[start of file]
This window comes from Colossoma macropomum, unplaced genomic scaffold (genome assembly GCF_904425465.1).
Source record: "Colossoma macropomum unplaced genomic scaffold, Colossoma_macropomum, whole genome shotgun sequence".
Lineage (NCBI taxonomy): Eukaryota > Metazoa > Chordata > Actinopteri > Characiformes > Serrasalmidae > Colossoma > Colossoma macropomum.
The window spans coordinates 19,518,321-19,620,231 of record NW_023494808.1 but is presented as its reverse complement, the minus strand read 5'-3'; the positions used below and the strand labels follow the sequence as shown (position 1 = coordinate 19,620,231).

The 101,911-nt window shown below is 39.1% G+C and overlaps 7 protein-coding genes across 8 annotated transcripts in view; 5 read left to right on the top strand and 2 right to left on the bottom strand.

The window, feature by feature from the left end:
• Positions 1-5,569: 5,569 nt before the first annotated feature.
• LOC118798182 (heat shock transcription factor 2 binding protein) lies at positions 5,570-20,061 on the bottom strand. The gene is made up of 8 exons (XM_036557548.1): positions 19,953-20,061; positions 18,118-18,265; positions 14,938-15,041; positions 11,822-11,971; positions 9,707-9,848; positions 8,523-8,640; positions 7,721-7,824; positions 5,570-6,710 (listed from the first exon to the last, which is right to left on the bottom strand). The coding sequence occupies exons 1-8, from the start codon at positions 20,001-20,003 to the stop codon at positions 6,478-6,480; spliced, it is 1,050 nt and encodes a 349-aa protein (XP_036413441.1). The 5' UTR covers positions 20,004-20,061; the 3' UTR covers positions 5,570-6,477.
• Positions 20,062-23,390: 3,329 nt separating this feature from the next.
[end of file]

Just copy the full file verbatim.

This window comes from Colossoma macropomum, unplaced genomic scaffold (genome assembly GCF_904425465.1).
Source record: "Colossoma macropomum unplaced genomic scaffold, Colossoma_macropomum, whole genome shotgun sequence".
Lineage (NCBI taxonomy): Eukaryota > Metazoa > Chordata > Actinopteri > Characiformes > Serrasalmidae > Colossoma > Colossoma macropomum.
The window spans coordinates 19,518,321-19,620,231 of record NW_023494808.1 but is presented as its reverse complement, the minus strand read 5'-3'; the positions used below and the strand labels follow the sequence as shown (position 1 = coordinate 19,620,231).

The 101,911-nt window shown below is 39.1% G+C and overlaps 7 protein-coding genes across 8 annotated transcripts in view; 5 read left to right on the top strand and 2 right to left on the bottom strand.

The window, feature by feature from the left end:
• Positions 1-5,569: 5,569 nt before the first annotated feature.
• LOC118798182 (heat shock transcription factor 2 binding protein) lies at positions 5,570-20,061 on the bottom strand. The gene is made up of 8 exons (XM_036557548.1): positions 19,953-20,061; positions 18,118-18,265; positions 14,938-15,041; positions 11,822-11,971; positions 9,707-9,848; positions 8,523-8,640; positions 7,721-7,824; positions 5,570-6,710 (listed from the first exon to the last, which is right to left on the bottom strand). The coding sequence occupies exons 1-8, from the start codon at positions 20,001-20,003 to the stop codon at positions 6,478-6,480; spliced, it is 1,050 nt and encodes a 349-aa protein (XP_036413441.1). The 5' UTR covers positions 20,004-20,061; the 3' UTR covers positions 5,570-6,477.
• Positions 20,062-23,390: 3,329 nt separating this feature from the next.